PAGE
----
Tweet Via Midtown Comics, A recent letter from Steve Ditko. A recent letter from Steve Ditko to one of our customers. He asked Steve what he remembered about designing Spidey’s costume. #ditko #spiderman (at Midtown Comics) 50 years is a long time…and Stan Lee doesn’t remember anything either. The intensely private Ditko has long refused [...]
TweetQuite a few remembrances of underground pioneer Spain Rodriguez, including this round-up of reactions from his peers at TCJ. Here’s Gary Panter’s imagined history: SPAIN looked to be exploring edgy scenes and choosing to do bad things and hang out with violent sociopathic folk in his comics and past at least–people that did BAAAAADD things!!! [...]
by Laura Sneddon–Over the last few weeks, my good friend Pádraig Ó Méalóid has been writing a series of articles about Alan Moore and Superfolks, which became an edgeways look at the long running friction between Moore and fellow writer, Grant Morrison. While Moore has previously spoken out about his thoughts on Morrison in various interviews, Morrison has generally kept quiet on the issue. There have been occasional barbs of course, and plenty of praise, but very little on the actual facts of the matter.
TweetYou may remember Joe Caramagna dropping numerous hints over the past few weeks that he had a secret project in the works, a comic he would be writing at some point in future. Well! The project has been revealed as being The Further Travels of Wyatt Earp, a digital comic series about the life and times of the gunslinger. Written [...]
So, just to recap where we left off last time: it looks like Alan Moore has based all the big hits of his career on ideas he stole from Robert Mayer’s 1977 novel Superfolks. Various people, including Grant Morrison, Kurt Busiek, Lance Parkin, Joseph Gualtieri, and even Robert Mayer himself, have claimed at one point or another that Moore based a lot of his superhero work on various aspects of the book, specifically Marvelman, Watchmen, Superman: Whatever Happened to the Man of Tomorrow?, and his proposal to DC Comics for the unpublished cross-company ‘event,’ Twilight of the Superheroes. But is any of this true, or might there be another explanation? To answer that, I’m going to go through the individual allegations or suggestions, and deal them one by one, to see how they hold up.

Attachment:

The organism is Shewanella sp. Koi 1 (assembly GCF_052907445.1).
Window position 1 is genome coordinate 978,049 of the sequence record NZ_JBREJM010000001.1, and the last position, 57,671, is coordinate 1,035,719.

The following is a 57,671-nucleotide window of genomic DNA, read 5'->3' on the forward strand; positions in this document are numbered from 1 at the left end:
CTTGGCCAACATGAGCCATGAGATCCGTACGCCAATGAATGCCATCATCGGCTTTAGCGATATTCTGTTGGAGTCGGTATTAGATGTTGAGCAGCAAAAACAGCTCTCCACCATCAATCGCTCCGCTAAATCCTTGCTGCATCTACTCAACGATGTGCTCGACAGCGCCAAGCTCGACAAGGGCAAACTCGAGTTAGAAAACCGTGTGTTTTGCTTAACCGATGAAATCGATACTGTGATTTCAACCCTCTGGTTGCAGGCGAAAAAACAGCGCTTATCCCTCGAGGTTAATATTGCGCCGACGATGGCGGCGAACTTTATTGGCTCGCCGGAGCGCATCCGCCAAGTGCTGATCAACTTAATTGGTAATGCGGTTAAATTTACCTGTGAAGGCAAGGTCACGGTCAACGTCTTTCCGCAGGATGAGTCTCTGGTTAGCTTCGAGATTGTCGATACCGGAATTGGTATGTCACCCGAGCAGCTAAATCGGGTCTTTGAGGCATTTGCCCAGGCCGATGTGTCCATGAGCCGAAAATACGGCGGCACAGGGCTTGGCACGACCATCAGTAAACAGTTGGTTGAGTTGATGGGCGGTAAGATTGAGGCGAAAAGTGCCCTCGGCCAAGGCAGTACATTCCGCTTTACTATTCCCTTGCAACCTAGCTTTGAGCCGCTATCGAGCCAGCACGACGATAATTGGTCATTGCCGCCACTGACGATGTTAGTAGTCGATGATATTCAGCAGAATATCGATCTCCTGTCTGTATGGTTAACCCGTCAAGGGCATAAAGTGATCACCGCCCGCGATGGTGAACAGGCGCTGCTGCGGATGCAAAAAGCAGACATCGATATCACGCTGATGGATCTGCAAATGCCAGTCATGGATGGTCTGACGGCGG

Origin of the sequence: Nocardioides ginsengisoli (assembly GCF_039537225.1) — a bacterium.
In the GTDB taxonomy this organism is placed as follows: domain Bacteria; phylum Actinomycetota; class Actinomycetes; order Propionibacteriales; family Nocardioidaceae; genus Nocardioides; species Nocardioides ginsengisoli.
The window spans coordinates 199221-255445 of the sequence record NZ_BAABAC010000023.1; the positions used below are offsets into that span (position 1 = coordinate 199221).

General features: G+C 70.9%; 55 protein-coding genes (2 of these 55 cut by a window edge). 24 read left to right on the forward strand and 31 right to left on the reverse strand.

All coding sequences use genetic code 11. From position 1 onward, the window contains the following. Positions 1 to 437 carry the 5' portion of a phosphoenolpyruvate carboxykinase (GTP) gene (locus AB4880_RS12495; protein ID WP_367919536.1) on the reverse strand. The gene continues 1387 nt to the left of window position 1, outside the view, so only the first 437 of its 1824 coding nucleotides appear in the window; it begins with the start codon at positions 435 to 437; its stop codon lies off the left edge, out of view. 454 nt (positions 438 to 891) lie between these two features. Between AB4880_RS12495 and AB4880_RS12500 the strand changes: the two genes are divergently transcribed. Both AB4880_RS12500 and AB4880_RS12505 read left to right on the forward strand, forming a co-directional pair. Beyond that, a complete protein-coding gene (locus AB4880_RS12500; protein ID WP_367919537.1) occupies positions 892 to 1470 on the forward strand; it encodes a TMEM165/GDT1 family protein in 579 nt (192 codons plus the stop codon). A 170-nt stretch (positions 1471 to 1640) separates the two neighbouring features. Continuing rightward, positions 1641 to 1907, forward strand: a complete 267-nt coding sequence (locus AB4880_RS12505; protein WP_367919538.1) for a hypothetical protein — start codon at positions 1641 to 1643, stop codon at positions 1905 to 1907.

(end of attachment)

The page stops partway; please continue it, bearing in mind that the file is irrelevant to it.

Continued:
Ditko: “You seem to have chosen the least attractive, the pessimistic, believing there really are no good men (which has to include you).”
Tweet One of the events we missed last week was Steve DIitko’s 85th birthday, so a belated birthday greeting, and a link to Michel Fiffe’s appreciation and account of his long correspondence with Ditko. As thoughtful observers know, Ditko is not so much a recluse as he doesn’t like interviews….reading his comments excerpted by Fiffe, [...]
In 1977 Dial Press of New York published Robert Mayer’s first novel, Superfolks. It was, amongst other things, a story of a middle-aged man coming to terms with his life, an enormous collection of 1970s pop-culture references, some now lost to the mists of time, and a satire on certain aspects of the comic superhero, but would probably be largely unheard of these days if it wasn’t for the fact that it is regularly mentioned for its supposed influence on a young Alan Moore and his work, particularly on Watchmen, Marvelman, and his Superman story, Whatever Happened to the Man of Tomorrow? There’s also a suggestion that it had an influence on his proposal to DC Comics for the unpublished cross-company ‘event,’ Twilight of the Superheroes. But who’s saying these things, what are they saying, and is any of it actually true?
If the juicy, fact filled excerpts aren’t getting you to run down to the bookstore to pick up a copy of Sean Howe’s MARVEL: THE UNTOLD STORY, you must be dead to comics. io9 has a lengthy excerpt that goes right to the heart of the glory days of Lee and Kirby. I cut and pasted five different revelatory paragraphs before to settled on this one, regarding Carl Burgos, the original artist on the Human Torch, and his thoughts back in the 60s of trying to get the rights back.
Tweet Lost Art Books’ Joe Procopio has a gallery of The Lost Art of Heinrich Kley which explains that the German illustrator (1863-1945) had a great influence on the look of early Disney animated films: In fact, Disney himself held up a book of Kley’s drawings during a television appearance and said that they were [...]
TweetMarc Tyler Nobleman wrote Bill the Boy Wonder: The Secret Co-Creator of Batman, which came out a couple months back. The book is about Bill Finger, who was responsible for an awful lot of the Batman mythology, even though Batman (co-)creator Bob Kane was the only officially recognized creator. This is why they named the Bill Finger [...]
Tweet Via the Comics Journal’s excerpt of the book everyone is talking about, Sean Howe’s MARVEL: THE UNTOLD STORY. On February 17, 1992, the day the article [about the departure of the Image founders from Marvel] ran, Marvel’s stock dropped more than eleven dollars a share. The Los Angeles Times, CNN, and USA Today all [...]